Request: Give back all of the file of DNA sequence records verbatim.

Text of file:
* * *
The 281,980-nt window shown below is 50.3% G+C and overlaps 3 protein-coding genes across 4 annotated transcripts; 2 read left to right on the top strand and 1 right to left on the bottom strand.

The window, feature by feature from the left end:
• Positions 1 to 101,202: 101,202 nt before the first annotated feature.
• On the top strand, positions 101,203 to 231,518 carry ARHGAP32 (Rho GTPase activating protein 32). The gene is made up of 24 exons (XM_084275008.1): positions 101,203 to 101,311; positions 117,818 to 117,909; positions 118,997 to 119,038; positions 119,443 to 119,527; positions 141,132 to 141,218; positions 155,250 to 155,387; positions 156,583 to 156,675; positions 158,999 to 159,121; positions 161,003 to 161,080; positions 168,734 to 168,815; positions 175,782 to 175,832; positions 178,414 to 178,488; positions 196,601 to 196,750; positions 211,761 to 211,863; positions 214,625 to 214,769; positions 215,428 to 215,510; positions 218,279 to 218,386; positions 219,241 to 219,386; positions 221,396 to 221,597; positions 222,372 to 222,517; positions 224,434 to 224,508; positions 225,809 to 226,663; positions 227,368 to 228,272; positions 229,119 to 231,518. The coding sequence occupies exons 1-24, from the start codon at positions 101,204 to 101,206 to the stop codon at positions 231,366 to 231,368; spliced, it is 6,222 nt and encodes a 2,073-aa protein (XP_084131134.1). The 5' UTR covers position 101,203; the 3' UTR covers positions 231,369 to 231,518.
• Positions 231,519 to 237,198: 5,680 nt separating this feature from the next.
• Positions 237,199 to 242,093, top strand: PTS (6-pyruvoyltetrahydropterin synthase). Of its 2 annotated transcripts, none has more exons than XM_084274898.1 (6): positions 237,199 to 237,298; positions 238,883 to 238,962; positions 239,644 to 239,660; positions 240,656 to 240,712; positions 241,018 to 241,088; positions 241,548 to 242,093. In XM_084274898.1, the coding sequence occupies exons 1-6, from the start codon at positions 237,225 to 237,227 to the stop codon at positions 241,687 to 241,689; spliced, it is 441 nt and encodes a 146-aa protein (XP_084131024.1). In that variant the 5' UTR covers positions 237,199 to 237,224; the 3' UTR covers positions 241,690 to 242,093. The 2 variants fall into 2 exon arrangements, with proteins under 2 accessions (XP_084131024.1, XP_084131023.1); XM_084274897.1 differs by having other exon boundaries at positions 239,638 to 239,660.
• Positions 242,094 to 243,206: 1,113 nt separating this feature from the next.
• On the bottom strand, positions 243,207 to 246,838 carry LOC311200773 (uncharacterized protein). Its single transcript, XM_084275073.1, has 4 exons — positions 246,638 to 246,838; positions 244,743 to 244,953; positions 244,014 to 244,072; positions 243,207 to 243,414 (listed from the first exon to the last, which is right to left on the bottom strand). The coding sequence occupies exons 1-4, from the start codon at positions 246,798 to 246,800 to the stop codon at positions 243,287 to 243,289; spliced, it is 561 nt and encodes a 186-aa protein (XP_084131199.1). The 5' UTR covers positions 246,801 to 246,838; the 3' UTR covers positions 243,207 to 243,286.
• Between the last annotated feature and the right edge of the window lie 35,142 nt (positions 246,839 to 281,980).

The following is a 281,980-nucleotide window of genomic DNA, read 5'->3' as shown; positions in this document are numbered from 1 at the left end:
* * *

The 281,980-nt window shown below is 50.3% G+C and overlaps 3 protein-coding genes across 4 annotated transcripts; 2 read left to right on the top strand and 1 right to left on the bottom strand.

The window, feature by feature from the left end:
• Positions 1 to 101,202: 101,202 nt before the first annotated feature.
• On the top strand, positions 101,203 to 231,518 carry ARHGAP32 (Rho GTPase activating protein 32). The gene is made up of 24 exons (XM_084275008.1): positions 101,203 to 101,311; positions 117,818 to 117,909; positions 118,997 to 119,038; positions 119,443 to 119,527; positions 141,132 to 141,218; positions 155,250 to 155,387; positions 156,583 to 156,675; positions 158,999 to 159,121; positions 161,003 to 161,080; positions 168,734 to 168,815; positions 175,782 to 175,832; positions 178,414 to 178,488; positions 196,601 to 196,750; positions 211,761 to 211,863; positions 214,625 to 214,769; positions 215,428 to 215,510; positions 218,279 to 218,386; positions 219,241 to 219,386; positions 221,396 to 221,597; positions 222,372 to 222,517; positions 224,434 to 224,508; positions 225,809 to 226,663; positions 227,368 to 228,272; positions 229,119 to 231,518. The coding sequence occupies exons 1-24, from the start codon at positions 101,204 to 101,206 to the stop codon at positions 231,366 to 231,368; spliced, it is 6,222 nt and encodes a 2,073-aa protein (XP_084131134.1). The 5' UTR covers position 101,203; the 3' UTR covers positions 231,369 to 231,518.
• Positions 231,519 to 237,198: 5,680 nt separating this feature from the next.
• Positions 237,199 to 242,093, top strand: PTS (6-pyruvoyltetrahydropterin synthase). Of its 2 annotated transcripts, none has more exons than XM_084274898.1 (6): positions 237,199 to 237,298; positions 238,883 to 238,962; positions 239,644 to 239,660; positions 240,656 to 240,712; positions 241,018 to 241,088; positions 241,548 to 242,093. In XM_084274898.1, the coding sequence occupies exons 1-6, from the start codon at positions 237,225 to 237,227 to the stop codon at positions 241,687 to 241,689; spliced, it is 441 nt and encodes a 146-aa protein (XP_084131024.1). In that variant the 5' UTR covers positions 237,199 to 237,224; the 3' UTR covers positions 241,690 to 242,093. The 2 variants fall into 2 exon arrangements, with proteins under 2 accessions (XP_084131024.1, XP_084131023.1); XM_084274897.1 differs by having other exon boundaries at positions 239,638 to 239,660.
• Positions 242,094 to 243,206: 1,113 nt separating this feature from the next.
• On the bottom strand, positions 243,207 to 246,838 carry LOC311200773 (uncharacterized protein). Its single transcript, XM_084275073.1, has 4 exons — positions 246,638 to 246,838; positions 244,743 to 244,953; positions 244,014 to 244,072; positions 243,207 to 243,414 (listed from the first exon to the last, which is right to left on the bottom strand). The coding sequence occupies exons 1-4, from the start codon at positions 246,798 to 246,800 to the stop codon at positions 243,287 to 243,289; spliced, it is 561 nt and encodes a 186-aa protein (XP_084131199.1). The 5' UTR covers positions 246,801 to 246,838; the 3' UTR covers positions 243,207 to 243,286.
• Between the last annotated feature and the right edge of the window lie 35,142 nt (positions 246,839 to 281,980).

The following is a 281,980-nucleotide window of genomic DNA, read 5'->3' as shown; positions in this document are numbered from 1 at the left end: